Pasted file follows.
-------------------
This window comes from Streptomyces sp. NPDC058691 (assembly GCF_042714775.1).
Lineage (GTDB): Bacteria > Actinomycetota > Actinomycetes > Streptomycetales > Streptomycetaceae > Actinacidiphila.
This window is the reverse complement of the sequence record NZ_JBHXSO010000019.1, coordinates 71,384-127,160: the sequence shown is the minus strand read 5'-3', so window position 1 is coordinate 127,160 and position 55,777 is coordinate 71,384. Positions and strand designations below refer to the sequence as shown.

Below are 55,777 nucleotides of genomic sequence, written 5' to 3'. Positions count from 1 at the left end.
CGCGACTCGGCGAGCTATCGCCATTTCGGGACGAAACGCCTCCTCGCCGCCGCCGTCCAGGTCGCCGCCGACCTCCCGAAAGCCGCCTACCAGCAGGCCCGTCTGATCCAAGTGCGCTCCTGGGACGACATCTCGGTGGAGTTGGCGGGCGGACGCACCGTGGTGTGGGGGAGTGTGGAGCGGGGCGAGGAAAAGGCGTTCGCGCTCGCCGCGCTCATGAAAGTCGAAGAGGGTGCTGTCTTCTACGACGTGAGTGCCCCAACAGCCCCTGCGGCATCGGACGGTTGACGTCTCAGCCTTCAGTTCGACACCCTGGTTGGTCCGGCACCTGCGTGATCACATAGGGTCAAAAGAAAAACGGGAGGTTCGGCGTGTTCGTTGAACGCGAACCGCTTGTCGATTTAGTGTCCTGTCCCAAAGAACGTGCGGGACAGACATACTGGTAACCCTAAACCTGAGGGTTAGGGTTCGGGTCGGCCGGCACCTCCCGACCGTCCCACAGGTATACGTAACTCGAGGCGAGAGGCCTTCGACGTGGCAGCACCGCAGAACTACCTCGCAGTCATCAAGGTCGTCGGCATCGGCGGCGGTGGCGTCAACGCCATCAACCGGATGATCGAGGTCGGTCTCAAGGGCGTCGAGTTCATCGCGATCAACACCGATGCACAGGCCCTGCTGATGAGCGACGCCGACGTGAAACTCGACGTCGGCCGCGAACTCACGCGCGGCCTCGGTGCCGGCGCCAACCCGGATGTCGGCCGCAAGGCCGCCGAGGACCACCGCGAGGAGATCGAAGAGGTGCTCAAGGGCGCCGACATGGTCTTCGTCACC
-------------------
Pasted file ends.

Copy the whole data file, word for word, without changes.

This window comes from Streptomyces sp. NPDC058691 (assembly GCF_042714775.1).
Lineage (GTDB): Bacteria > Actinomycetota > Actinomycetes > Streptomycetales > Streptomycetaceae > Actinacidiphila.
This window is the reverse complement of the sequence record NZ_JBHXSO010000019.1, coordinates 71,384-127,160: the sequence shown is the minus strand read 5'-3', so window position 1 is coordinate 127,160 and position 55,777 is coordinate 71,384. Positions and strand designations below refer to the sequence as shown.

Below are 55,777 nucleotides of genomic sequence, written 5' to 3'. Positions count from 1 at the left end.
CGCGACTCGGCGAGCTATCGCCATTTCGGGACGAAACGCCTCCTCGCCGCCGCCGTCCAGGTCGCCGCCGACCTCCCGAAAGCCGCCTACCAGCAGGCCCGTCTGATCCAAGTGCGCTCCTGGGACGACATCTCGGTGGAGTTGGCGGGCGGACGCACCGTGGTGTGGGGGAGTGTGGAGCGGGGCGAGGAAAAGGCGTTCGCGCTCGCCGCGCTCATGAAAGTCGAAGAGGGTGCTGTCTTCTACGACGTGAGTGCCCCAACAGCCCCTGCGGCATCGGACGGTTGACGTCTCAGCCTTCAGTTCGACACCCTGGTTGGTCCGGCACCTGCGTGATCACATAGGGTCAAAAGAAAAACGGGAGGTTCGGCGTGTTCGTTGAACGCGAACCGCTTGTCGATTTAGTGTCCTGTCCCAAAGAACGTGCGGGACAGACATACTGGTAACCCTAAACCTGAGGGTTAGGGTTCGGGTCGGCCGGCACCTCCCGACCGTCCCACAGGTATACGTAACTCGAGGCGAGAGGCCTTCGACGTGGCAGCACCGCAGAACTACCTCGCAGTCATCAAGGTCGTCGGCATCGGCGGCGGTGGCGTCAACGCCATCAACCGGATGATCGAGGTCGGTCTCAAGGGCGTCGAGTTCATCGCGATCAACACCGATGCACAGGCCCTGCTGATGAGCGACGCCGACGTGAAACTCGACGTCGGCCGCGAACTCACGCGCGGCCTCGGTGCCGGCGCCAACCCGGATGTCGGCCGCAAGGCCGCCGAGGACCACCGCGAGGAGATCGAAGAGGTGCTCAAGGGCGCCGACATGGTCTTCGTCACC